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Studio honoring world-renown calligrapher Catich opens Friday
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Studio honoring world-renown calligrapher Catich opens Friday


To those who knew him, the Rev. Edward Catich was a genius.

In addition to being a Catholic priest, he was a sign painter; jazz musician; visionary instructor of math, engineering, music and art; author; stone-cutter; photographer and world-renowned calligrapher.

To those who did not know the St. Ambrose University faculty member, who died in 1979, there is still an opportunity to see and learn about his art thanks to inspired students who had the good fortune to study under him.

Paul Herrera, Amy Nielsen and several other Quad-City area artists founded a nonprofit group in 2012 called the Art Legacy League to honor and preserve Catich's artistic and teaching legacy.

On Friday, they will host an open house from 3-5 p.m. at the league's new studio location at One River Place, a brick building at 1225 E. River Drive, Davenport, that is listed on the National Register of Historic Places.

The studio offers classes in drawing, calligraphy, painting and art history and displays some of the about 200 original Catich works that are owned by the league, donated anonymously to Herrera.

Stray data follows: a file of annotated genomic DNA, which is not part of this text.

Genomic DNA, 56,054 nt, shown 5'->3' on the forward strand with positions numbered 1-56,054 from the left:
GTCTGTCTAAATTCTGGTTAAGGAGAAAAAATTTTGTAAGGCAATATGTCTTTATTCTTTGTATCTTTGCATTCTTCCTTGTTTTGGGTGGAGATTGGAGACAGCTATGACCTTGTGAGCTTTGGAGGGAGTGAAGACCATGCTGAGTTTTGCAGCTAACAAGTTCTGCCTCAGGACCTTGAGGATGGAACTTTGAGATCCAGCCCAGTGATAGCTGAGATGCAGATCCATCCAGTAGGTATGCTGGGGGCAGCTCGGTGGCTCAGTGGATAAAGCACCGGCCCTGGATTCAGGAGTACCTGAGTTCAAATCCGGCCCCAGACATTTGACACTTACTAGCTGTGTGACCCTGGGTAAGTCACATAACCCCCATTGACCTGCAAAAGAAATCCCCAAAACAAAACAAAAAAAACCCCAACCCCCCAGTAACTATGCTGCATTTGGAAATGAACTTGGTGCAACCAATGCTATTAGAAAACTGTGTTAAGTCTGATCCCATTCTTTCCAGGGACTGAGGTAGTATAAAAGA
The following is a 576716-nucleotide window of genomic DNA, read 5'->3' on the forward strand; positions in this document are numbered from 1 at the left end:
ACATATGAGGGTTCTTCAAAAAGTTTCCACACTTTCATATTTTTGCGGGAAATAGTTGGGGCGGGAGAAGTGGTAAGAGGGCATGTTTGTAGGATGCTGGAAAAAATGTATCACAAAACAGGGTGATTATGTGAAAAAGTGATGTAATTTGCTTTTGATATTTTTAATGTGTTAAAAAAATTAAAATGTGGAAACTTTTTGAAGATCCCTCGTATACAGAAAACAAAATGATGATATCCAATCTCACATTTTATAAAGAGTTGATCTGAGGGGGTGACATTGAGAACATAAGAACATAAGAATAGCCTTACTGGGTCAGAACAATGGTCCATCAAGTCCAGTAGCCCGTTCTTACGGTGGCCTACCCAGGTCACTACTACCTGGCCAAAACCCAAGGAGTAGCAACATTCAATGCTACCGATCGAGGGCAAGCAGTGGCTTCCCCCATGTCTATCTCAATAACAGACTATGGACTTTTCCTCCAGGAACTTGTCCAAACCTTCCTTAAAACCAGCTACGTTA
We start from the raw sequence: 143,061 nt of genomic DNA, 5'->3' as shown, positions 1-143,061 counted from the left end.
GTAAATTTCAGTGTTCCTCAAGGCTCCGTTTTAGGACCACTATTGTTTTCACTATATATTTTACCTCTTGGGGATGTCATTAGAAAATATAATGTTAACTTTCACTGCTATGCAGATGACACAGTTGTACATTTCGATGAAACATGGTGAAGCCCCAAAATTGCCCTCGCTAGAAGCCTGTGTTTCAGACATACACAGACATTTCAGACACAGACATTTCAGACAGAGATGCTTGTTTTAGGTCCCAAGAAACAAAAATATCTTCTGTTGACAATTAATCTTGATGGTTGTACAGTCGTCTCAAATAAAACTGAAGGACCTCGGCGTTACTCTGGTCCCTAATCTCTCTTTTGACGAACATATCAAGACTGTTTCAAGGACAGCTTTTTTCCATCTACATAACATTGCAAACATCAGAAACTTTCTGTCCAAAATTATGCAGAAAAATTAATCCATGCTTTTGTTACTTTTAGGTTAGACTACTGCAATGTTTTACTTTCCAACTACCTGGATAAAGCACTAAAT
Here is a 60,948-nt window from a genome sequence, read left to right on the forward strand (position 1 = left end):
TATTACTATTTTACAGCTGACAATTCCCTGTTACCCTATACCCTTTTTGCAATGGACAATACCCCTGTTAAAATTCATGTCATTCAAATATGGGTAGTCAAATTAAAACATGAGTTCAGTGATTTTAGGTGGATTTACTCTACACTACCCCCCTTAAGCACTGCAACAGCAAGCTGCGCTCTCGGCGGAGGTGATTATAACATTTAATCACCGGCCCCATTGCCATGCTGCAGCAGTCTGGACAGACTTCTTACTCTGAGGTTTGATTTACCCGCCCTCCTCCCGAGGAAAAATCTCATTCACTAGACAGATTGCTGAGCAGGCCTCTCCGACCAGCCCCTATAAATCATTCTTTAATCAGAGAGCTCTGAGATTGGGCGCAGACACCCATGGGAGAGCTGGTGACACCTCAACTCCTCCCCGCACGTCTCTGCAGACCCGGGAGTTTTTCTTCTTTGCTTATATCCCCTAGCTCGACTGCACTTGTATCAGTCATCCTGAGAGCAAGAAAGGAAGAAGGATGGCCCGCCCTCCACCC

Works include slate inscriptions, calligraphy and watercolors of landscapes as well as abstract expressionism.

The league also maintains a gift shop of local work.

The open house will include a ribbon cutting at 4 p.m. with Molly Newell, owner of the building and the business EnviroNET, and representatives of the Quad-Cities Chamber of Commerce.

Social distancing and mask wearing will be enforced.

League members will demonstrate calligraphy, stone incising and watercolor painting and invite visitors to try their hand at the same activities.

The league previously had a studio in the J.B. Young Opportunity Center, formerly a junior high school on Davenport's Main Street. But because it has been closed for so long because of the COVID-19 pandemic and they were uncertain about when it will reopen, the art league decided to relocate, Herrera said.

In addition to all the skills listed above, Catich was a paleographer, a person who studies ancient writing systems and deciphers manuscripts.

That the Quad-Cities had such a person in its midst is amazing to Herrera, and he and other league members want to keep that legacy alive.

After Friday's open house, the studio will be open Monday-Friday mornings and by appointment by contacting Herrera at


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